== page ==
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Recollection deficiencies in patients with major depressive disorder

DRAKEFORD, Justine and EDELSTYN, Nicola and OYEBODE, Femi and SRIVASTAVA, Shrikant and CALTHORPE, William and MUKHERJEE, Tirthankar Recollection deficiencies in patients with major depressive disorder. Psychiatry Research.

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Abstract or description

Neuropsychological research suggests that recognition memory (RM) and recall memory are impaired in
patients with a major depressive disorder or a dysphoric mood state. This study examines the proposal that
abnormalities in recollection (a form of recall) result from a breakdown in frontal strategic memory
processes involved in encoding and retrieval, and executive functions linked to reality monitoring, planning,
problem-solving, reasoning and decision-making. We investigated two predictions arising from this theory.
Firstly, patients diagnosed with a major depressive disorder (MDD) will display a dissociation between
(deficient) recollection and (preserved) familiarity. Secondly, if recollection impairments are indicative of a
breakdown in prefrontal strategic memory processes which are dependent, at least in part, on executive
processes, then an explicit correlational approach predicts that recollection will be positively associated with
the severity of executive dysfunction in MDD patients. The remember/know paradigm was used to investigate
RM for words and neutral faces in 16 MDD patients and 16 healthy volunteers, matched for age, gender and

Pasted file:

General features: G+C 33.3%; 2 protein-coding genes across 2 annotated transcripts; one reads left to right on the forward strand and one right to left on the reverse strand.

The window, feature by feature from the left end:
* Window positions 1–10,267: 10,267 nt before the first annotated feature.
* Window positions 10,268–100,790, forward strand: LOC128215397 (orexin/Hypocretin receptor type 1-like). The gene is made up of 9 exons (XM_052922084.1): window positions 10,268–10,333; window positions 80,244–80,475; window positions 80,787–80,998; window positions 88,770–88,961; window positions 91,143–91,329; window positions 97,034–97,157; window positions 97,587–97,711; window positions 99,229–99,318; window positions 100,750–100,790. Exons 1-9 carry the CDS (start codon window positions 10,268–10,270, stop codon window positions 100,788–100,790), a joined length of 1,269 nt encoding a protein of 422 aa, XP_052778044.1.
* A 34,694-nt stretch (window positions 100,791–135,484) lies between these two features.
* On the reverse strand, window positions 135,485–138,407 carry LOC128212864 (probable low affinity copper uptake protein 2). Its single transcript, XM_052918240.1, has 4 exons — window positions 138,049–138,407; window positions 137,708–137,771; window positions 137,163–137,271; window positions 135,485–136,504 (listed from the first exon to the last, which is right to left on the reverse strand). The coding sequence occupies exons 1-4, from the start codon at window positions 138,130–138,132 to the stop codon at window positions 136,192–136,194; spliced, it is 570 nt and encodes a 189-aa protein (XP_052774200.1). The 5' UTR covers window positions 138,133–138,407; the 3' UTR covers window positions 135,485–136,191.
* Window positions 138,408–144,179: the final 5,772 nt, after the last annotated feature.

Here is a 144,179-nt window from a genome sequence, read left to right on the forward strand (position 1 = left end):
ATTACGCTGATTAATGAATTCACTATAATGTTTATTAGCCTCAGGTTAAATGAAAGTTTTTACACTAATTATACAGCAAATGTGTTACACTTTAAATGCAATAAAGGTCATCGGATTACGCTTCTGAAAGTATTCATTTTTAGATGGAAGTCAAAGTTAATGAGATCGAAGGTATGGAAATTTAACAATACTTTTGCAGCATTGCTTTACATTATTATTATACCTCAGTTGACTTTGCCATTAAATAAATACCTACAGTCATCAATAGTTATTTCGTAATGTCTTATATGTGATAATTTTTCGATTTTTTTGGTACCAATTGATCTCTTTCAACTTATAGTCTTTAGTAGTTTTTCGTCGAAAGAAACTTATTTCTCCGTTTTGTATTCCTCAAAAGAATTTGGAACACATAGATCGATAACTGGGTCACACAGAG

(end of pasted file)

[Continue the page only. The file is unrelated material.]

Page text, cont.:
estimates of premorbid IQ. Measures of executive function included working memory, reasoning and
decision-making. Applying the Dual Process Signal Detection interpretation of the remember/know data, the
MDD group displayed significant impairments in RM and recollection rates for both verbal and neutral facial
memoranda. In contrast, familiarity-aware rates were preserved. There was no evidence of executive
dysfunction in the patient group, and little evidence that recollection rates correlated with executive
function. Furthermore, a single process signal detection approach suggested that the MDD patients displayed
a reduction in sensitivity for RM and remember rates but not know responses. The criteria for detecting
studied from unstudied items, and remembering from knowing, were the same in both patient and healthy
control groups. Taken together, these findings are consistent with the view that MDD is marked by a decline
in RM, which is underpinned by an impairment in recollection rather than familiarity processes. The extent
to which the recollection deficiencies arise from disruption of strategic memory and executive processes
requires further investigation.

Item Type: Article
Subjects: C800 Psychology
Faculty: Previous Faculty of Health Sciences > Psychology, Sport and Exercise
Depositing User: Justine DRAKEFORD
Date Deposited: 04 Dec 2012 17:23
Last Modified: 04 Dec 2012 17:23
URI: http://eprints.staffs.ac.uk/id/eprint/206

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